Studying Medicine – My First Year

Studying Medicine – My First Year

2 years ago by Rob

Having just finished my first year of medicine at Monash University, it is clear to me that my first year studying medicine was not necessarily as I had expected. Having said that, at the start of the year I was very unsure as to what I should expect from the first of five years of my degree. As such, I am going to give you a basic outline of how the first year of the course is structured, and hopefully you can use this to help guide your decision on whether or not Medicine is the right choice for you.


1st year gives you a broad range of content; it touches a lot of aspects of medicine briefly, so that you are exposed to all different facets of the profession.

Here is a very brief overview of some of the major topics:

Much of microbiology in semester one shows many similarities to year 12 biology, however these are covered in a greater detail. It includes topics such as the immune system and metabolism.

Human Anatomy
Human anatomy becomes a major part of the course, as the content is used to form the basis of our practical learning in clinical skills (see below). Anatomy comprises such a large proportion of content, that students must learn from textbooks and other resources, as opposed to relying on lectures. It poses as a challenge for some students, as much of the learning is self-directed, and so, this benefits students who are very disciplined in their study.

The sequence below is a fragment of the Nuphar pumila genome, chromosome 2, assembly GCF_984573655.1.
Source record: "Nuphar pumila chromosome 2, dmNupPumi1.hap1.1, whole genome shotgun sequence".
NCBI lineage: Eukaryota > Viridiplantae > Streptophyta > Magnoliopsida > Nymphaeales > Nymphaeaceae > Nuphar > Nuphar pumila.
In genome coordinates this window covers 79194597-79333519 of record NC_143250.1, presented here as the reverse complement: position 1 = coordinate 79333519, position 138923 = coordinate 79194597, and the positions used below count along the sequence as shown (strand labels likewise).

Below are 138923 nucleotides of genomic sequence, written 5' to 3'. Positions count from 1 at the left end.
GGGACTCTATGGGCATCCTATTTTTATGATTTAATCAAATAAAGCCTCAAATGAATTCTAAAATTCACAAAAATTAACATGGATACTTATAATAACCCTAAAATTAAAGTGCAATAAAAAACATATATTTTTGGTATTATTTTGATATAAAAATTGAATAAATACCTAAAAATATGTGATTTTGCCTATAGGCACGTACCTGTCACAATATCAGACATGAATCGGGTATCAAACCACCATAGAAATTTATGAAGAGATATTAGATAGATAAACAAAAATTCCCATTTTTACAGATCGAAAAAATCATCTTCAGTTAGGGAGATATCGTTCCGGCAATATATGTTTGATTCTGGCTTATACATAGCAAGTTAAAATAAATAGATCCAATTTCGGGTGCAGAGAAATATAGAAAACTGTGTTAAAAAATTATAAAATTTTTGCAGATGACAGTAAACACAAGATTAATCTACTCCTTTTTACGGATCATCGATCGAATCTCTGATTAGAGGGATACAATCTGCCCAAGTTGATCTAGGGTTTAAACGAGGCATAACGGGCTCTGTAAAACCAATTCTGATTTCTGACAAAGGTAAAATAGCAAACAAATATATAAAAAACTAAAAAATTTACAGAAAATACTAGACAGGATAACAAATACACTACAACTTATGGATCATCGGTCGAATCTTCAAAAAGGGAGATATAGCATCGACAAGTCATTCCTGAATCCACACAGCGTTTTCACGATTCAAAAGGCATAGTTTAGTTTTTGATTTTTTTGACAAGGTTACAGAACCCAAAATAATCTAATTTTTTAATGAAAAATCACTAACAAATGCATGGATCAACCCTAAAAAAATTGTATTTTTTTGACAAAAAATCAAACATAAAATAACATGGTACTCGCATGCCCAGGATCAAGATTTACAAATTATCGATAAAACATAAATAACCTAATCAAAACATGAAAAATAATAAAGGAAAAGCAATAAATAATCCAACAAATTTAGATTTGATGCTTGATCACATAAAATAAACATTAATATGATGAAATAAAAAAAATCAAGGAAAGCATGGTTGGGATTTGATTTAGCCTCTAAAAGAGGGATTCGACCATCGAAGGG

Clinical Skills
Clinical skills teaches you practical aspects of medicine such as taking a medical history, and learning basic physical examination techniques which can help form a diagnosis.

You begin to learn about many medications that are commonly prescribed by doctors.

Population Health
Here you learn basic statistical analysis and techniques, which are used commonly in medical research. It is a great foundation for those interested in a career in research.

Health, Knowledge and Society
You are taught how societal factors impact health, as well as governmental impacts upon health (through things such as health policies). This may be of interest to those interested in health policy, and other forms of health care.

How do you learn?

  • Lectures
    • 8-10 x 1 hour lectures per week
    • 300+ people in each lecture (whole Medicine cohort)
    • The lectures are where you learn most of the content (especially in semester 1)
    • These are recorded, so if you miss a lecture, you can watch it online at home
  • Tutorials
    • 4 x 2 hour tutorials per week
    • Around 15 people per tutorial
    • The tutorials are used for building on content that is learnt in the lectures
    • Tutorials involve things such as practical activities and class discussions
    • They are a great time to ask your tutor for help or clarification on uncertain topics as the tutorials are smaller groups
    • The anatomy tutorials involve dissections, and studying imaging such as x-rays and CT scans
  • Problem-Based Learning
    • 1 x 3.5 hours per week
    • You are given a new illness or condition each week which you must investigate
    • Gives you a broad scope of conditions that you may encounter in a clinical setting

Written by Jack a 99th percentile student studying medicine at Monash University.

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